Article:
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As we gear up for Geneva 2018, Modern Luxury looks back at some of the most hotly anticipated watches of early 2017.

Vacheron Constantin Les Cabinotiers Symphonia Grande Sonnerie 1860

As the oldest continually operating fine watchmaker, Vacheron Constantin certainly took its time to introduce its first grande sonnerie timepiece, but the wait was well worth it. Les Cabinotiers Symphonia Grande Sonnerie’s clean, almost sporty 45 mm dial execution belies the utter complexity and dedication to technical and aural excellence of the piece. A bidirectional manual-winding movement—10 years in the making—and unique security systems combine to simplify and “ham-fist” proof this traditionally fussy complication, providing a rare, beautiful timepiece that makes equally appealing music.  Price upon request, vacheron-constantin.com

F.P. Journe Vagabondage III F.P. Journe Vagabondage III Photo: Modern Luxury

F.P. Journe Vagabondage III

From the mind of master Geneva watchmaker François-Paul Journe comes the last installment in the limited collection of his trilogy Vagabondage timepiece series. Owners of the previous two editions will be given priority to purchase this limited edition, making the new iteration extraordinarily collectable. All the watches in the trilogy incorporate a wandering digital satellite approach to indicating the time, with this latest Vagabondage III completing the tale with digital jumping hour, minute and (a world’s first) seconds indicators, while the minute is indicated with a central hand.  Red gold $56,900, limited to 68 pieces; platinum $59,000, limited to 69 pieces; fpjourne.com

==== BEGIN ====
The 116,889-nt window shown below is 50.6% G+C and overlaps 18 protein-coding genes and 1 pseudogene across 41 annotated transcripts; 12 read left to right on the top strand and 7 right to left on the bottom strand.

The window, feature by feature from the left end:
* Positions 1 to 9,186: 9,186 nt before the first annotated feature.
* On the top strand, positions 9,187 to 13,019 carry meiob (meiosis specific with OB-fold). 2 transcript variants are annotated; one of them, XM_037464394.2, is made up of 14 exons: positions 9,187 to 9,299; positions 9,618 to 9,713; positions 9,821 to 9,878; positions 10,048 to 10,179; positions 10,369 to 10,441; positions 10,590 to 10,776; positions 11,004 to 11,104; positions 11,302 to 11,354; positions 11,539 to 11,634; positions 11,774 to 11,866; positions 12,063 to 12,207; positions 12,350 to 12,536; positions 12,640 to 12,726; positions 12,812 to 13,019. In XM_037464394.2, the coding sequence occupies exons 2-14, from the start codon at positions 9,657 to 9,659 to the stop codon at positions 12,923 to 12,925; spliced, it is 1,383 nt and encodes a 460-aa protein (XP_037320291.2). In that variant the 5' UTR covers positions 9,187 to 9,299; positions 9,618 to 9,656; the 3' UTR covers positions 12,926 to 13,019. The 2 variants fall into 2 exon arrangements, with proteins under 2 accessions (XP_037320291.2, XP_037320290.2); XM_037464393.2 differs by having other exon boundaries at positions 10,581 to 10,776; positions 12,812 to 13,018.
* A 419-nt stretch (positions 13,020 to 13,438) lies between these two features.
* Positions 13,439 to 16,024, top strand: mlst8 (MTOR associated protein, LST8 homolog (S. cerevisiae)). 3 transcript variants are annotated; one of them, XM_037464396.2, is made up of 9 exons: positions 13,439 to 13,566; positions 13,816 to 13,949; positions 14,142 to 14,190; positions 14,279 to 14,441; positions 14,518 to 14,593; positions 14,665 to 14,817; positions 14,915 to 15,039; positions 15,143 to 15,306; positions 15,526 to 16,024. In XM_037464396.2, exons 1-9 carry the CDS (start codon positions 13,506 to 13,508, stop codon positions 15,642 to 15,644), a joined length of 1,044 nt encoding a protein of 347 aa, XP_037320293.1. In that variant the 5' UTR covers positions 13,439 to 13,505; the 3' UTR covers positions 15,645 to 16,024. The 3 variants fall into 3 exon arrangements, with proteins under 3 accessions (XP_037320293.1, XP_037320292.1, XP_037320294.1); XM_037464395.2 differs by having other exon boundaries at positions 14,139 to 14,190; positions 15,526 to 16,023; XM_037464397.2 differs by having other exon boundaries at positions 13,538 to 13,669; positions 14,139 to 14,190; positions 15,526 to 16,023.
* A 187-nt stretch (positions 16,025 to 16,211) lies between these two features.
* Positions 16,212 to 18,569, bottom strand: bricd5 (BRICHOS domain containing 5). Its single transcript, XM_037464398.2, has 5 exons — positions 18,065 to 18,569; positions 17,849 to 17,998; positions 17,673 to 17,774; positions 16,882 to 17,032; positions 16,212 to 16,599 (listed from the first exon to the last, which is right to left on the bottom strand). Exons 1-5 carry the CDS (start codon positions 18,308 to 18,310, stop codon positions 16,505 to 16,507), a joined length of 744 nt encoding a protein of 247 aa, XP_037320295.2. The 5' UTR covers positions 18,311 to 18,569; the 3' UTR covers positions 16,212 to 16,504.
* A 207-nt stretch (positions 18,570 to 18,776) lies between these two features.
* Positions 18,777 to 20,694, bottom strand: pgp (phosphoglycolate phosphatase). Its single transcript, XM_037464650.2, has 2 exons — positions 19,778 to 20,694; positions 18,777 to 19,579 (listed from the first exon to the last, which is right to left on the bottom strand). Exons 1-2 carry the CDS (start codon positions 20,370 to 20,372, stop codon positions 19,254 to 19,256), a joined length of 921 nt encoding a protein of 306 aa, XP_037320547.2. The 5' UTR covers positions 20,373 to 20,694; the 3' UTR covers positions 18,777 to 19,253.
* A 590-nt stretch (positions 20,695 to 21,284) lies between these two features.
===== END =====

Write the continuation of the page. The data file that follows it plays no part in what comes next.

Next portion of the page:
IWC Da Vinci 40 mm Automatic IWC Da Vinci 40 mm Automatic Photo: Modern Luxury

IWC Da Vinci 40 mm Automatic

While the news at IWC focused on the relaunch of its 1980s-era 36 mm Da Vinci collection focused on ladies, this classic, sober 40 mm execution is perfect for the man seeking a smaller watch that still packs in style gravitas. Based on IWC’s 35111 calibre movement and available in two versions —stainless steel with a slate-colored dial and stainless steel with a silver-plated dial (pictured)—it is an instant clean classic. $5,400 on leather strap, iwc.com

Panerai Luminor 1950 Regatta Oracle Team USA Titanio Panerai Luminor 1950 Regatta Oracle Team USA Titanio Photo: Modern Luxury

Panerai Luminor 1950 Regatta Oracle Team USA Titanio

Panerai immerses itself even deeper in its maritime heritage with its announcement of not only becoming an official sponsor of the 35th America’s Cup races, but also becoming an official sponsor of both Oracle Team USA and SoftBank Team Japan. This 47 mm brushed titanium special edition pays homage to the cup’s current defender, Oracle Team USA, and incorporates a vital raceworthy regatta countdown function into the watch’s impressive flyback chronograph, three-day power reserve and 100-meter water resistance specs. The eye-catching color of team’s livery ensures the wearer will make a bold impression, whether sailing across the finishing line or simply watching from shore.  $17,900, panerai.com

A. Lange & Söhne Tourbograph Perpetual A. Lange & Söhne Tourbograph Perpetual Photo: Modern Luxury

A. Lange & Söhne Tourbograph Perpetual

Placing the Saxony, Germany-based watchmaker’s dedication to both technical precision and adherence to charming tradition center stage, the 43 mm Tourbograph Perpetual Pour le Mérite timepiece captured a lot of attention during the show—not only for the execution of a splendid perpetual calendar function (a function that was something of a recurring theme at SIHH), but also for its integration of a miniaturized fusee-and-chain transmission for constant force; rattrapante chronograph; and bold, deep tourbillon—oh, and a moon phase to boot. Easily one of the most technically complex timepieces to debut at the show, it is limited to 50 pieces.  $507,000, alange-soehne.com